Artist Statement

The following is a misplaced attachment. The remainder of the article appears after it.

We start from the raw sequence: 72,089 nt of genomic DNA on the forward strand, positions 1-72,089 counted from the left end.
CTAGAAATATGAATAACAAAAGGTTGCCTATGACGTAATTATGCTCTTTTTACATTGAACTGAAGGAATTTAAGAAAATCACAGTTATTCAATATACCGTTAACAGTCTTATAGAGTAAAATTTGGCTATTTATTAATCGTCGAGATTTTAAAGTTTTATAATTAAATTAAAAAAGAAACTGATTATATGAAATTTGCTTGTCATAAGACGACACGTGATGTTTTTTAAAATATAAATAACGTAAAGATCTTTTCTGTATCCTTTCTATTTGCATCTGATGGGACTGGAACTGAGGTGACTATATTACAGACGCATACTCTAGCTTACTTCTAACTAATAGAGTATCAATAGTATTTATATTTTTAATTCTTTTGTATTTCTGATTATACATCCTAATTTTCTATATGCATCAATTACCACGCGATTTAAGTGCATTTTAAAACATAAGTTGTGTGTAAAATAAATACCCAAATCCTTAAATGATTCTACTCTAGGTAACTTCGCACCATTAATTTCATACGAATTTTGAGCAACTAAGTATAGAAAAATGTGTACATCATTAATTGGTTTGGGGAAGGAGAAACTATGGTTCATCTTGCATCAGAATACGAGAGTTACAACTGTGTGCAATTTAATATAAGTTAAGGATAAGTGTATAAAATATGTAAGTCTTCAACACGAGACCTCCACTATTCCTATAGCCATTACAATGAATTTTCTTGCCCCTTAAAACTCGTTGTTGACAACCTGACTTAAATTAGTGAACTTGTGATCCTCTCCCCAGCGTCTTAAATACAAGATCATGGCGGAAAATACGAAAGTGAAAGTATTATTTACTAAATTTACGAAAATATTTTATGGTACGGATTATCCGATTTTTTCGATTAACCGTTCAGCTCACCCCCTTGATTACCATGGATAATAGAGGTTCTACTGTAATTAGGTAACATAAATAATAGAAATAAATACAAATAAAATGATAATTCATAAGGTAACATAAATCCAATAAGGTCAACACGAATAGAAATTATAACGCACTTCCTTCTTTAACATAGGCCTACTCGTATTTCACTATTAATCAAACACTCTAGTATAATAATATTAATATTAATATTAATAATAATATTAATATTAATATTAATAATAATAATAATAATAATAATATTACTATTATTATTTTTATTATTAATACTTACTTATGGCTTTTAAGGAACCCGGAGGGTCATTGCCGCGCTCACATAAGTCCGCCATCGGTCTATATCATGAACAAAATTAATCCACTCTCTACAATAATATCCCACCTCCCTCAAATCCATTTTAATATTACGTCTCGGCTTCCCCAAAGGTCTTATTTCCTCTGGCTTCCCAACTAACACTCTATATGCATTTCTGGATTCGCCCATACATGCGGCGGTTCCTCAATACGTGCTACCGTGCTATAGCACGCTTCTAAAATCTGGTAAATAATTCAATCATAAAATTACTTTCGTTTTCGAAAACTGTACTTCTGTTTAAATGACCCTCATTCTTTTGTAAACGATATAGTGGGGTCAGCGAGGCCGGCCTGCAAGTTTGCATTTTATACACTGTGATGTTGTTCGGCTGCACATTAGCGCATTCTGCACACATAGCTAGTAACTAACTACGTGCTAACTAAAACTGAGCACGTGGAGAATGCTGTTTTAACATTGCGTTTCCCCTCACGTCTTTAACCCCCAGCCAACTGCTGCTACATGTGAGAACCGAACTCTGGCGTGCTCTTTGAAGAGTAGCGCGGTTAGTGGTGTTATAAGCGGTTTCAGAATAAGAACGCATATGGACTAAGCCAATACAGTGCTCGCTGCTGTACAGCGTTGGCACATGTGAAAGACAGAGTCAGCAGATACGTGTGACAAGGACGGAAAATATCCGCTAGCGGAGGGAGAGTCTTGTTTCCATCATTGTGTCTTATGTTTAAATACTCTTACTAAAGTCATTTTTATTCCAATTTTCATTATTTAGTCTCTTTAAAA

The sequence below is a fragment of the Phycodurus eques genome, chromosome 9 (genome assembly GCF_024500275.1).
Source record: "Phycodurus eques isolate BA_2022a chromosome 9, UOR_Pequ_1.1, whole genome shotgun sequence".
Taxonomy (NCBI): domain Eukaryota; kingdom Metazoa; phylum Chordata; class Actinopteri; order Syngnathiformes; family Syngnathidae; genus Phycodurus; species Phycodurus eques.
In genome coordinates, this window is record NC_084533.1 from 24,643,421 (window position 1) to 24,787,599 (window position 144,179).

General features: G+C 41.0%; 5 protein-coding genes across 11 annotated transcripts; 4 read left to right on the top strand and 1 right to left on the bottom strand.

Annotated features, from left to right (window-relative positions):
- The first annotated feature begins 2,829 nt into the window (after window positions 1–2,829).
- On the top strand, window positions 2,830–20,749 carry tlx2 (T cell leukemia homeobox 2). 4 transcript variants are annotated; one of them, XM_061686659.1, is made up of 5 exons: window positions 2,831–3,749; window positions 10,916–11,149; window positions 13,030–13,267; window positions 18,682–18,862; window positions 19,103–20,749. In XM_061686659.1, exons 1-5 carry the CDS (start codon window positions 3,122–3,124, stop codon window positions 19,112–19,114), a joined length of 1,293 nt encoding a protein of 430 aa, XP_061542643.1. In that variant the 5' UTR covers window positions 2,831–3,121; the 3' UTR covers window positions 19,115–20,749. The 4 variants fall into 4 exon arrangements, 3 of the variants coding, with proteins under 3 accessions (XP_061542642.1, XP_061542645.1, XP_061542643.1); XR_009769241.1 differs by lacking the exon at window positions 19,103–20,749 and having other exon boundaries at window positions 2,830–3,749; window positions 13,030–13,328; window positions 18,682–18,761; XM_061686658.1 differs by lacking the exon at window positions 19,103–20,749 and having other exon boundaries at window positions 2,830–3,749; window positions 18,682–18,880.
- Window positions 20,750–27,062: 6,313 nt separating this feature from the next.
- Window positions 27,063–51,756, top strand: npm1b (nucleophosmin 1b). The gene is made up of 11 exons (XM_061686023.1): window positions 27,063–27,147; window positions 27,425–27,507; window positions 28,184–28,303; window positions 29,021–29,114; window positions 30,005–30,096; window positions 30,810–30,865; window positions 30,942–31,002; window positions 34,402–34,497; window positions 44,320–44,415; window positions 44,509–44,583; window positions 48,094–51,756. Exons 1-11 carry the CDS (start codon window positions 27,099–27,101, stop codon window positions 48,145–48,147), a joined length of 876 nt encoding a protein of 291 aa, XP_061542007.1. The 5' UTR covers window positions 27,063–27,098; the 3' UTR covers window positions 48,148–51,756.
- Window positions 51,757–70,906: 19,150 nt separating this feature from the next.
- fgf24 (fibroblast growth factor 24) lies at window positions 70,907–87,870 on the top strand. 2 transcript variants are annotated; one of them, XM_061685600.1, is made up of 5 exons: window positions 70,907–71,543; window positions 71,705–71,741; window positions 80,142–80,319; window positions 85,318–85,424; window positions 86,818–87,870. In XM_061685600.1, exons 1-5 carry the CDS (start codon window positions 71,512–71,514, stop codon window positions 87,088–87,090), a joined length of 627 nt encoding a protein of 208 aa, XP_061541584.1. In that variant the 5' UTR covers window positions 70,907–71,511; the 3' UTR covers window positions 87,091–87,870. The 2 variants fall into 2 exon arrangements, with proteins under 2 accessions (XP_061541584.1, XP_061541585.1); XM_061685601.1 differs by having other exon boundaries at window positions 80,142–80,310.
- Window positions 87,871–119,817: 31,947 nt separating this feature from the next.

My creative practice is a process of inquiry, a sequence of questions about the ways in which the political affects the personal. Within a global context of compliance, ‘questioning’ is a crucial action required within a contemporary Caribbean and increasingly globalized space. Inquiry unearths a rich pool of knowledge, submerged below the flashing lights and gloss of mainstream culture. The use of materials in my work is calculated. As a multidisciplinary artists I build on concept, then select a medium or combination of medium to fully express each project. I produce video, photography, new media, performance and installation that take an intimate approach to examining the encounter of self and society. I’m drawn to the visceral ways that we process our interactions, achievements, failures and confusions. This preoccupation with bodily, emotional experiences of our thoughts is deeply rooted in my yoga teaching practice. Through my work as a yoga teacher I have a unique opportunity to become familiar with the ways in which we harbor and lodge memory into the very deepest fibers of our being. This emphasis on memory carries through to my postgraduate research which focuses on Collective memory and the Grenada Revolution. My work takes into consideration questions of power and the ways in which power, though often seemly ‘invisible’, is made visible through the seemly mundane experiences of individuals, within communities, within social groups, within families operating within larger social constructs of race, gender, sexuality etc. Through my work I seek to in opening up fresh possibilities for understanding our selves within these dynamic, often contradictory and limiting frameworks of knowing.